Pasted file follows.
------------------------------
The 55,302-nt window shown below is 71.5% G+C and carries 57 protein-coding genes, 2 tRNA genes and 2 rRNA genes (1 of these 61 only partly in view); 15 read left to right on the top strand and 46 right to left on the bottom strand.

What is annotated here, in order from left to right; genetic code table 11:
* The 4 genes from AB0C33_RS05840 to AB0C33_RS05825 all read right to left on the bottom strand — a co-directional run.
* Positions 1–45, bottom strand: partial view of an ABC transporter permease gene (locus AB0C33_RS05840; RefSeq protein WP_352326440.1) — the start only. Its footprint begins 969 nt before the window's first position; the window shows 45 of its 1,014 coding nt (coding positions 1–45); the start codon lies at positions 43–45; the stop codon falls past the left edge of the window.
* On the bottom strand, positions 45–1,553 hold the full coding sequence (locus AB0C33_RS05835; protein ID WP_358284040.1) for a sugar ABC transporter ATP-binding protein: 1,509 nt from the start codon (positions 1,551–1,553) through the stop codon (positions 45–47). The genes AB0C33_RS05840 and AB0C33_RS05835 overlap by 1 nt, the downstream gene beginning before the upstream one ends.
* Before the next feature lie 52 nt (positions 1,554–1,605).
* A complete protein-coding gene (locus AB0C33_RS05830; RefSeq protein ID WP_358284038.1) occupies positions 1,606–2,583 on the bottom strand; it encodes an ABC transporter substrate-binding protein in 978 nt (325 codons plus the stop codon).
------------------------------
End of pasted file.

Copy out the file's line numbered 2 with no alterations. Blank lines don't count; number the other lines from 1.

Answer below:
What is annotated here, in order from left to right; genetic code table 11: